I know that letting go is essential.  I know that when the first draft is completed I will have to start the rewriting process.  I know that there will be sections that I consider beautiful prose that will end up in the scrap pile.  I know that when the characters get done telling me who they are and what they are going to do, that there will be earlier sections that no longer fit.  It isn’t always easy.  But just like raising children, one must eventually let go.

So for now, I am trying to “get out of the way” and let my novel be the story it was meant to be.

 

Written for J.T. Weaver’s The 270  and Thom’s Three Word Wednesday.

J. T., I think I achieved the goal, exactly 270 words in the body of the post.

The three words this week are:  anxious devoted and scrawny.

 

 

The Short Business E-mail (270)

Today the short business e-mail has replaced the memo of past generations.    Things have not improved much since the hand written MEMO forms of yesteryear.   Today’s messages aren’t smudged from the carbon backing and they aren’t handwritten, but they still arrive making little sense or none at all.  And the senders seem to have no filters.  They send personal messages within business correspondence.  I receive these short emails from businesses, charitable boards, hobby associations and even government entities.’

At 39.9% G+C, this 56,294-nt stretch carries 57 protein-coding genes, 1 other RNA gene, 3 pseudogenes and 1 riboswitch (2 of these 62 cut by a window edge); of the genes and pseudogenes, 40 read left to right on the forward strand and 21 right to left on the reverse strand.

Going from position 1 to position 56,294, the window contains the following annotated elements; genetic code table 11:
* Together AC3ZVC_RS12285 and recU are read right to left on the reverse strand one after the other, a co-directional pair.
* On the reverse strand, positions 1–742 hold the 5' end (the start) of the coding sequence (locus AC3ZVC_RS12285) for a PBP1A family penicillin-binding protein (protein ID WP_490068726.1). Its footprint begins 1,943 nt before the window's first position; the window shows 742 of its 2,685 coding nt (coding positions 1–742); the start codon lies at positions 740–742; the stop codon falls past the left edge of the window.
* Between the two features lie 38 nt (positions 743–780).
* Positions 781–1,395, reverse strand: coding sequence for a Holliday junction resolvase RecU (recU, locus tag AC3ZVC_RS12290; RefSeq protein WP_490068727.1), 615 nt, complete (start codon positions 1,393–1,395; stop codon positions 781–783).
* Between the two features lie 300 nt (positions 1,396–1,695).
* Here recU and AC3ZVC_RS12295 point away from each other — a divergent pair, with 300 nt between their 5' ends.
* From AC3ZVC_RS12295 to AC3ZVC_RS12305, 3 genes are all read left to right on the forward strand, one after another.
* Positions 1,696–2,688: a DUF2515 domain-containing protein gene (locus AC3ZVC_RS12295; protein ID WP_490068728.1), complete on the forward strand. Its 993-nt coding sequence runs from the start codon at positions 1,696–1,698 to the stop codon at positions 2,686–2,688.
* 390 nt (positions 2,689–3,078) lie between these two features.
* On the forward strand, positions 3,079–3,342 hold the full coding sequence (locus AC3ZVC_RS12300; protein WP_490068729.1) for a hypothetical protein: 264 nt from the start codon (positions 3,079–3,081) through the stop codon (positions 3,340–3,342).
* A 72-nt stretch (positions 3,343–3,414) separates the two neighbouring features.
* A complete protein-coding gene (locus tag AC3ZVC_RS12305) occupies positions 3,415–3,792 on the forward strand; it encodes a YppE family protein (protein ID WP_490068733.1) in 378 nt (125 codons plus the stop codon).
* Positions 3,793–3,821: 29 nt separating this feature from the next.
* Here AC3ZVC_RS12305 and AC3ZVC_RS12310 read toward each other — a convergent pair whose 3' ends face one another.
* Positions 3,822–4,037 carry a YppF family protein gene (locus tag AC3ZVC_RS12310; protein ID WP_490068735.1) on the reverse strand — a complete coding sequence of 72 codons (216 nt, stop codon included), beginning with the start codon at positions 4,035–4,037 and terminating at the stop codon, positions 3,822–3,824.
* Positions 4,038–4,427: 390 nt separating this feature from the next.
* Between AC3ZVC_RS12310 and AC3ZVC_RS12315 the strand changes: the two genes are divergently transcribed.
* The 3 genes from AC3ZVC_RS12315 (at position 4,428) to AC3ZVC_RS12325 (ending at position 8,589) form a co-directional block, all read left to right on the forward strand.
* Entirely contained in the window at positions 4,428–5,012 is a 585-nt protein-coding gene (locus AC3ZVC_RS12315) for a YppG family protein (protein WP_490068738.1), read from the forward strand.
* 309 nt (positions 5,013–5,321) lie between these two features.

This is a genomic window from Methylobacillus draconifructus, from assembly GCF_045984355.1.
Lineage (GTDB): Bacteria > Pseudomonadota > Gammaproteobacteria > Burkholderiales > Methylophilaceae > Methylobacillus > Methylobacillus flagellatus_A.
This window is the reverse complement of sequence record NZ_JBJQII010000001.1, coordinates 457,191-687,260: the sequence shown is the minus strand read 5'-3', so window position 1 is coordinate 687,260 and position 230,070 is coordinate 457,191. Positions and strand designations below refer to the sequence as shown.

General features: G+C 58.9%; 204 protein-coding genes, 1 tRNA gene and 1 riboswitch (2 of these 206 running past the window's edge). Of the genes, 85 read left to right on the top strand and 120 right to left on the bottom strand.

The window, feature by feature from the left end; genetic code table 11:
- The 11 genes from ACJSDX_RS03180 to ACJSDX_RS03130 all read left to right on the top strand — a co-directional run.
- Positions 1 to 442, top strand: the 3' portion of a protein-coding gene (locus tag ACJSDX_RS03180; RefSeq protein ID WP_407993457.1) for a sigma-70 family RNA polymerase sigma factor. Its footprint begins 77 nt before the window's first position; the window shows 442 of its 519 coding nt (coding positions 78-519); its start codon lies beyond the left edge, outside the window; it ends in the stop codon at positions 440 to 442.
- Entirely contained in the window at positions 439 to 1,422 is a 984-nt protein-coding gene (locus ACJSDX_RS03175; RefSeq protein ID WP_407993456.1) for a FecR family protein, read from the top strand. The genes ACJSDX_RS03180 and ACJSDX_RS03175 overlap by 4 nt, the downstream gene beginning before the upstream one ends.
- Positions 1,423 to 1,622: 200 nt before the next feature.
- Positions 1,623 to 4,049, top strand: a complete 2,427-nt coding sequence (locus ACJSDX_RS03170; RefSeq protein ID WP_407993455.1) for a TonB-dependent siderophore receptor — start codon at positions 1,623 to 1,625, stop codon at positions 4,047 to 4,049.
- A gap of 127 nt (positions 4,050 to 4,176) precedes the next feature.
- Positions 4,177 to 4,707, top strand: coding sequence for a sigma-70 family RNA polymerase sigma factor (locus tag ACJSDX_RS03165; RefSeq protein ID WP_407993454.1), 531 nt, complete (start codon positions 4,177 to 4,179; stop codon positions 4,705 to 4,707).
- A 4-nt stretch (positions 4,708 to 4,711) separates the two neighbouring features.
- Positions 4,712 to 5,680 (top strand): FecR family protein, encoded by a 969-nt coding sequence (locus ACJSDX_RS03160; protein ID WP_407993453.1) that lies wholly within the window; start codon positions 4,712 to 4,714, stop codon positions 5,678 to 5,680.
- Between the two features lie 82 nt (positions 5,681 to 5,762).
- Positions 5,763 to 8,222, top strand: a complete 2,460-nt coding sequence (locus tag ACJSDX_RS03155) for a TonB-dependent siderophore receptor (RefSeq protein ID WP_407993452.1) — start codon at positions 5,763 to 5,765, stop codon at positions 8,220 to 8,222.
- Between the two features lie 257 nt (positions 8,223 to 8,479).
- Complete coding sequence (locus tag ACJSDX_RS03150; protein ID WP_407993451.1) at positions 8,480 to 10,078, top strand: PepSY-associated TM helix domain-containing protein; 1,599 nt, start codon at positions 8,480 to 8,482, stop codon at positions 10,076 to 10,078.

A memo-type email should be short, well written and contain useful information.  A well written message saves time, reduces misunderstandings and makes a good impression.  It should be sent only to people who need the information.  Make sure that the recipient knows both the name of the person sending the message and the organization involved.  When sending the message to multiple recipients respect their privacy.  Use the blind carbon copy (BCC).

 Choose your words and your tone carefully.  What seems funny when you are face to face with another may come across as rude, silly or disrespectful in an email.  Make certain that the acronyms that you use are appropriate for the recipient.   

 Keep business emails professional.  Don’t use your business email for personal messages.  Do you really want the boss to know that you and Max went out for drinks four times last week?

 Before you hit that “SEND” button, reread the message out loud. Check spelling and grammar. Re-check the recipient  field because nothing is worse than sending a message to the wrong person.

This post originally started out as almost 900 words.  I have rewritten it to fit               J. T. Weaver’s challenge to write a post using 270 words or less.